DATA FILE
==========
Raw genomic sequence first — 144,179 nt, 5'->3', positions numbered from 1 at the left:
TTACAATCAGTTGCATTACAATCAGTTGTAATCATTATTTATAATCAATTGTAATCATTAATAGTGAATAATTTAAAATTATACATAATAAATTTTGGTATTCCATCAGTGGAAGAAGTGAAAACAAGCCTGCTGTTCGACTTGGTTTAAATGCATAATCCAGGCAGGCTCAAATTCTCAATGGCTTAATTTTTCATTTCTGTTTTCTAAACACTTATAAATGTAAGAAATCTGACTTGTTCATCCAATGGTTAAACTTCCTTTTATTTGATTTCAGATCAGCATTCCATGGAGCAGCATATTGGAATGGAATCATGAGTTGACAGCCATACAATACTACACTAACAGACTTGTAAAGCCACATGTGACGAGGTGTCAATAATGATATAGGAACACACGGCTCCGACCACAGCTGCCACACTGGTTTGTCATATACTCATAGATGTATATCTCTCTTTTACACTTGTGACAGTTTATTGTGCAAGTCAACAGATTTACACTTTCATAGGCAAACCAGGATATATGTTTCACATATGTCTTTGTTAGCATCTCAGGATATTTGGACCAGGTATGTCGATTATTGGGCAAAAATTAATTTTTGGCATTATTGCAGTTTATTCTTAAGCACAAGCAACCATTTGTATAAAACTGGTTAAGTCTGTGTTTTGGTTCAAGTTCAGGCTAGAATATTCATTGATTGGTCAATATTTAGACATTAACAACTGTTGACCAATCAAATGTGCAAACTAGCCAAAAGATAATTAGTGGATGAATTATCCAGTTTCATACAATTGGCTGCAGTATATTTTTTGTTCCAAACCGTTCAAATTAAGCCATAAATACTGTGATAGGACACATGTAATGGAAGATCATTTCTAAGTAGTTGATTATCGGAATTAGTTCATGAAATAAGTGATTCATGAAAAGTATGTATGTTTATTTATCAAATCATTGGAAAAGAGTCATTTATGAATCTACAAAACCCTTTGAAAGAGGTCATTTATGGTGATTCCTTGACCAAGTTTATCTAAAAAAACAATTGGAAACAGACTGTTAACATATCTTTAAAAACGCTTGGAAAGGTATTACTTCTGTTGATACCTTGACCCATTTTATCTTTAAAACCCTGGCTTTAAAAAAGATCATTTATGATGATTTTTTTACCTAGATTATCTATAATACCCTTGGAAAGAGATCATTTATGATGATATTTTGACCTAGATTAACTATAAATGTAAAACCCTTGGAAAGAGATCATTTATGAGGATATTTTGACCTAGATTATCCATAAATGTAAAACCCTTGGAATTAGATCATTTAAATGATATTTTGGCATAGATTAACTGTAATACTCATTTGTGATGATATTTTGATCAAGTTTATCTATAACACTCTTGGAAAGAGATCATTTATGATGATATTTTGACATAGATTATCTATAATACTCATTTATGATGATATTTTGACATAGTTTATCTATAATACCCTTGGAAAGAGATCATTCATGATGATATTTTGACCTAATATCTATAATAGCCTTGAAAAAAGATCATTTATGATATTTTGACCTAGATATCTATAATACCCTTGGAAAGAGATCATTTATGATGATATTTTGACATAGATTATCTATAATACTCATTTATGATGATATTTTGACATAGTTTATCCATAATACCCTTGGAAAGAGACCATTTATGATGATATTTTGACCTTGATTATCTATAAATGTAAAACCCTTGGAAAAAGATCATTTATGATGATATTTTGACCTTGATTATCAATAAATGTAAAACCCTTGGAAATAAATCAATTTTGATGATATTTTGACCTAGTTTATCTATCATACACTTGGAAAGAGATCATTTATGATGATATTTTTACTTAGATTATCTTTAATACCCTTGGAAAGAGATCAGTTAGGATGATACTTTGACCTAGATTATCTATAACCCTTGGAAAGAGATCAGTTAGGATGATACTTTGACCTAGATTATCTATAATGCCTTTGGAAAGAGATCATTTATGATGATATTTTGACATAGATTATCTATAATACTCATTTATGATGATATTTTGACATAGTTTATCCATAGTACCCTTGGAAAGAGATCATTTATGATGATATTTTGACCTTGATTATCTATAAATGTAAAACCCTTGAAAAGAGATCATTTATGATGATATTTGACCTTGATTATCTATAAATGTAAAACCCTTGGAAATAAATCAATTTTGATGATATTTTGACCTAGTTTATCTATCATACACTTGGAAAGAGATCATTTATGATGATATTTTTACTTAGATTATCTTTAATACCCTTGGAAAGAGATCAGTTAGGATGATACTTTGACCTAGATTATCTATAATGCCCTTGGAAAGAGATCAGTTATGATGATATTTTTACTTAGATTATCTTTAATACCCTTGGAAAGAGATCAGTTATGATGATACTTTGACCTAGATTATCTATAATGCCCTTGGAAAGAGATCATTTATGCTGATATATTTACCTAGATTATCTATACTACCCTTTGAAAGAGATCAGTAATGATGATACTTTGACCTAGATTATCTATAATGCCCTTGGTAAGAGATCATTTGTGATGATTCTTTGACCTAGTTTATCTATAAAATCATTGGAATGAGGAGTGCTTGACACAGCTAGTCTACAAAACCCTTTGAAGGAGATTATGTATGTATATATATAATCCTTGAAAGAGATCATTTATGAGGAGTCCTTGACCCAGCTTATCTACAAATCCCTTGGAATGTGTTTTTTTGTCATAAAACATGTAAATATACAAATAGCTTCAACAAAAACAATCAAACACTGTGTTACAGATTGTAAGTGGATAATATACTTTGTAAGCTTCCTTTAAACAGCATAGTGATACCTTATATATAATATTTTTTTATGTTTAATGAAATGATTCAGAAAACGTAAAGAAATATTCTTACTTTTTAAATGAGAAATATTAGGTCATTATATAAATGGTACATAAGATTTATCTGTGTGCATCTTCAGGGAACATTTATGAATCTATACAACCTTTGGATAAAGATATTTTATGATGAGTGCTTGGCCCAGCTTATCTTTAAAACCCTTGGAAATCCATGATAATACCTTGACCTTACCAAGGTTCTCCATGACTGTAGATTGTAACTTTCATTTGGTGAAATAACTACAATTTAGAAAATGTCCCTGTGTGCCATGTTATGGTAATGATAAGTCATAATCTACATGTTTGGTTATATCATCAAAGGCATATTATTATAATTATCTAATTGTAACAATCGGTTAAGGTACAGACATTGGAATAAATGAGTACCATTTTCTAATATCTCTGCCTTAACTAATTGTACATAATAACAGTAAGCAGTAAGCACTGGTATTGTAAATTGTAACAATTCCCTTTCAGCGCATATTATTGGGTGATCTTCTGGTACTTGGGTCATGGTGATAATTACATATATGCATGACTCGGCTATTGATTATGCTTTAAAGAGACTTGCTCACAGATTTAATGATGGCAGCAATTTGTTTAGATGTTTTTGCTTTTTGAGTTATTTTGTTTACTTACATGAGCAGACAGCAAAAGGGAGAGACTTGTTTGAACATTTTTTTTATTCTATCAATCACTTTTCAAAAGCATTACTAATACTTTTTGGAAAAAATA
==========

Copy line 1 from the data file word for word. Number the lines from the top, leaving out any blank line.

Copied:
Raw genomic sequence first — 144,179 nt, 5'->3', positions numbered from 1 at the left: